During the time or the Romantic era, many poets were influenced by the serenity that nature possessed. However the one poet that touched everyone's hearts is John Keats. His sonnets, odes and poems were filled with nature imagery and diction and many more different literary devices. One of Keats's sonnets "On First Looking Into Chapman's Homer" is an Italian sonnet that expresses the serenity and beauty of literature.

In an Italian sonnet there are two sections, the Octet, and the Sestet. The first section is called the Octet, which starts from line one and ends on line eight. The second section is called the Sestet and starts from line nine and ends on line 14. The Octet illustrates the general analogy between poetry and exploration and when it comes to the Sestet it illustrates a specific discovery. The Volta is seen when Keats says: "then" (Line 9), this word being the change of ideas in the sonnet. In the beginning Keats talks about his journeys around the world whereas after the Volta Keats links his views on Chapman's Homer with the discovery of the Pacific made by Cortez and his men.

The rhyme scheme in the Octet is a / b /b / a and in the Sestet it is c / d /e / c /d / e . Through the use of imagery, diction and tone, Keats expresses his ideas of astonishment and appreciation towards Chapman's Homer. In this sonnet, imagery is used to express Keats's feelings and viewpoint about Chapman's Homer. Keats uses nature imagery, imagery of discovery, water imagery and sense imagery to convey this idea.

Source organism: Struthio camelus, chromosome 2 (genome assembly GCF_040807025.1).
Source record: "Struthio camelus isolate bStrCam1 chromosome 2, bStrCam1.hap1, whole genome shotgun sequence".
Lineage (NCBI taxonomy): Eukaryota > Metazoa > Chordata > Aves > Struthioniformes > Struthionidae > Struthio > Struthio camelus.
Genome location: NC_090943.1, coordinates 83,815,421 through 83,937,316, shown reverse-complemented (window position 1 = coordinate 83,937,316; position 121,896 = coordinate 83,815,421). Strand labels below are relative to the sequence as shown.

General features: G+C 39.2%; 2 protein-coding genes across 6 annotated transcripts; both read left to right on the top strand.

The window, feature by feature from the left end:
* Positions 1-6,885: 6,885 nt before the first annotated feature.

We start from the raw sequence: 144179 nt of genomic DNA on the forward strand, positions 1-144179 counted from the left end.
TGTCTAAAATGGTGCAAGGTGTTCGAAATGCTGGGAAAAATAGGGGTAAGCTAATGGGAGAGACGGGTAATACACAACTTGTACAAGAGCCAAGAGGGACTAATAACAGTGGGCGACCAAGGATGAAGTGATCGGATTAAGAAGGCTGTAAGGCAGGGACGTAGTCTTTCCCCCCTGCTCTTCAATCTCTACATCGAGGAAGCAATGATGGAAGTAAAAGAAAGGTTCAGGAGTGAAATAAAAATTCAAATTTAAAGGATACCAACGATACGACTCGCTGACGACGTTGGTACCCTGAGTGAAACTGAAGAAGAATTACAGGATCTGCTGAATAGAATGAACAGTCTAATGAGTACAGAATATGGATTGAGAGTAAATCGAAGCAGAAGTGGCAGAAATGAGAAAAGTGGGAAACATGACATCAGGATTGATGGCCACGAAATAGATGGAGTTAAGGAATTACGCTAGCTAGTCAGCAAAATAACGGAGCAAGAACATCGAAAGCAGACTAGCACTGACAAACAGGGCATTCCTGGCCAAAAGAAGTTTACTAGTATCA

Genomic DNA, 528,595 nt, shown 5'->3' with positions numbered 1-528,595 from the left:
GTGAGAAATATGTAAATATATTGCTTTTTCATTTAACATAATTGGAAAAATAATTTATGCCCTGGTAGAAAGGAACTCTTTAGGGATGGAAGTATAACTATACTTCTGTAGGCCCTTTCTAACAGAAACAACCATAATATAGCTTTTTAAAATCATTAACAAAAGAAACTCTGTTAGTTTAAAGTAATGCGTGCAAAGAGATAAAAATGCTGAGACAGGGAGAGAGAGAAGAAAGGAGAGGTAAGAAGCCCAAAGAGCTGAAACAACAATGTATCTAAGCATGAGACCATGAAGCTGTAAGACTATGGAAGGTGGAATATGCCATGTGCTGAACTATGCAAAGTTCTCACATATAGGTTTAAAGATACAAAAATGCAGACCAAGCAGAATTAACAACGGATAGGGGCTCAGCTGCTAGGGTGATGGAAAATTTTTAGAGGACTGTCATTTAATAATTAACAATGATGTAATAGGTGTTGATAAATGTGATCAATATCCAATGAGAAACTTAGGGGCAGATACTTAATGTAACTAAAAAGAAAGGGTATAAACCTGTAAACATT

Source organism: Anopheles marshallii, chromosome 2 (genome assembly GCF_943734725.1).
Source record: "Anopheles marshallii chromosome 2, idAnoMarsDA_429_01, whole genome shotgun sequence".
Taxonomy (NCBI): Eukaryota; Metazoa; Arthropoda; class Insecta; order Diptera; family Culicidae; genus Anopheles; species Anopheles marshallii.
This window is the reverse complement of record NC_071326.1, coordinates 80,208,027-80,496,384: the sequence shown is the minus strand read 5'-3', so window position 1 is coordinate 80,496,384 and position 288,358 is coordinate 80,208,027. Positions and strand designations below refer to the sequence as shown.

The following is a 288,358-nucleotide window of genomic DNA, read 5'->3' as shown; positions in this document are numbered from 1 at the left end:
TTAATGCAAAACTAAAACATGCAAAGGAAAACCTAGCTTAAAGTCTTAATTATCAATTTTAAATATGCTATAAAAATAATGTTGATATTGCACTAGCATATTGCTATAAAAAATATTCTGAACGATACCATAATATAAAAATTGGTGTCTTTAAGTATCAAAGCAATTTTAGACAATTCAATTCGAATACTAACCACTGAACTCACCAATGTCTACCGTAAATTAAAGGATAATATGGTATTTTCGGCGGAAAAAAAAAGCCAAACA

The imagery of discovery illustrates the new insights that Keats had towards literature while reading Chapman's Homer. The first line of the Octet begins immediately by illustrating how Keats has: "travell'd in the realms of gold" (Line 1) which portrays the discoveries that Keats had found through the many: "western states." (Line 3) he has been. The second line further emphasizes the knowledge Keats has on literature as he has not only been in: "many western states," but only: "many goodly states and kingdoms" (Line 2) The imagery of discovery does not only portray the discoveries that Keats has made in the past but also the new discoveries he has found while reading Chapman's Homer. The idea of new discoveries is seen when Keats describes to the readers how he felt: "like some watch of the skies," (Line 9) and describes this excitement by comparing his feelings with an astronomers feelings: "when a new planet swims into," (Line 10) sight.

This image of something "new" opens up a new world of imagination and literature. Besides the imagery of discovery, the sense imagery further emphasizes the astonishment towards Chapman's Homer. Keats relates his discovery of Chapman's Homer with the discovery of the Pacific by Cortez as he: "star'd at the Pacific - and all his men look'd at each other with a wild surmise." (Line 12 - 13) Keats does not only illustrate the feelings of excitement he has towards Chapman's Homer but also illustrates the realization of nature's beauty. The various types of imagery are not the only key component that helps illustrate Keats's feelings towards Chapman's Homer but also from the use of diction.